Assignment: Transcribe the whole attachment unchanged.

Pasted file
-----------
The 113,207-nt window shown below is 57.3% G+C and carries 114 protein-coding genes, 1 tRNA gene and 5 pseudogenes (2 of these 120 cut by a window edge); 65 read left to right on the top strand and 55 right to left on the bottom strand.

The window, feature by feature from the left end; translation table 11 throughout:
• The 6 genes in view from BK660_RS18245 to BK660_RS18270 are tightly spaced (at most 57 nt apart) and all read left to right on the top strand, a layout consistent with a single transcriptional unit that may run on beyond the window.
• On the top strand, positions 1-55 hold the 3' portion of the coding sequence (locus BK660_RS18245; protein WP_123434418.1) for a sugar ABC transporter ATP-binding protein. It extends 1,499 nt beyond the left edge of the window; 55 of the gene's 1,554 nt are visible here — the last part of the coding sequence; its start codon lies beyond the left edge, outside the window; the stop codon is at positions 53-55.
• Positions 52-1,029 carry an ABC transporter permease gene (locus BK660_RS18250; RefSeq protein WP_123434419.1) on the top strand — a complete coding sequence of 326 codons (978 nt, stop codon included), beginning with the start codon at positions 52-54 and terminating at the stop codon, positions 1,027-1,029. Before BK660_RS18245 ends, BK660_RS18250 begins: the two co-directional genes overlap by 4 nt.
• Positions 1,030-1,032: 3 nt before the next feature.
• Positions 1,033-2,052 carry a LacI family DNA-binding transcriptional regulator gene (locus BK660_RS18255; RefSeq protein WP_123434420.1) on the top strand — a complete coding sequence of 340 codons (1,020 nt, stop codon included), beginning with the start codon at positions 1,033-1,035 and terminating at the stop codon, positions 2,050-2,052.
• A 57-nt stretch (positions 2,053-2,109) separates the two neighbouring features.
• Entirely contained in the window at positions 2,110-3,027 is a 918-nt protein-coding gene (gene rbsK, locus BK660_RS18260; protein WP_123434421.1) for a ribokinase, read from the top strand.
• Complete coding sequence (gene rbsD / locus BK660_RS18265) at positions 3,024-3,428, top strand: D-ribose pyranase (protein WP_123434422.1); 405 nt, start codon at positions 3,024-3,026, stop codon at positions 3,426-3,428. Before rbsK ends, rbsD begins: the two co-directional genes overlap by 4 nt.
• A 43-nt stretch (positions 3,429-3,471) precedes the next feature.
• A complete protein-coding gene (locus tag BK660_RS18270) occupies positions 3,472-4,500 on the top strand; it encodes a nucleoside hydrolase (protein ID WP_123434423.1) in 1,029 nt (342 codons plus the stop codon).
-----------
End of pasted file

The 113,207-nt window shown below is 57.3% G+C and carries 114 protein-coding genes, 1 tRNA gene and 5 pseudogenes (2 of these 120 cut by a window edge); 65 read left to right on the top strand and 55 right to left on the bottom strand.

The window, feature by feature from the left end; translation table 11 throughout:
• The 6 genes in view from BK660_RS18245 to BK660_RS18270 are tightly spaced (at most 57 nt apart) and all read left to right on the top strand, a layout consistent with a single transcriptional unit that may run on beyond the window.
• On the top strand, positions 1-55 hold the 3' portion of the coding sequence (locus BK660_RS18245; protein WP_123434418.1) for a sugar ABC transporter ATP-binding protein. It extends 1,499 nt beyond the left edge of the window; 55 of the gene's 1,554 nt are visible here — the last part of the coding sequence; its start codon lies beyond the left edge, outside the window; the stop codon is at positions 53-55.
• Positions 52-1,029 carry an ABC transporter permease gene (locus BK660_RS18250; RefSeq protein WP_123434419.1) on the top strand — a complete coding sequence of 326 codons (978 nt, stop codon included), beginning with the start codon at positions 52-54 and terminating at the stop codon, positions 1,027-1,029. Before BK660_RS18245 ends, BK660_RS18250 begins: the two co-directional genes overlap by 4 nt.
• Positions 1,030-1,032: 3 nt before the next feature.
• Positions 1,033-2,052 carry a LacI family DNA-binding transcriptional regulator gene (locus BK660_RS18255; RefSeq protein WP_123434420.1) on the top strand — a complete coding sequence of 340 codons (1,020 nt, stop codon included), beginning with the start codon at positions 1,033-1,035 and terminating at the stop codon, positions 2,050-2,052.
• A 57-nt stretch (positions 2,053-2,109) separates the two neighbouring features.
• Entirely contained in the window at positions 2,110-3,027 is a 918-nt protein-coding gene (gene rbsK, locus BK660_RS18260; protein WP_123434421.1) for a ribokinase, read from the top strand.
• Complete coding sequence (gene rbsD / locus BK660_RS18265) at positions 3,024-3,428, top strand: D-ribose pyranase (protein WP_123434422.1); 405 nt, start codon at positions 3,024-3,026, stop codon at positions 3,426-3,428. Before rbsK ends, rbsD begins: the two co-directional genes overlap by 4 nt.
• A 43-nt stretch (positions 3,429-3,471) precedes the next feature.
• A complete protein-coding gene (locus tag BK660_RS18270) occupies positions 3,472-4,500 on the top strand; it encodes a nucleoside hydrolase (protein ID WP_123434423.1) in 1,029 nt (342 codons plus the stop codon).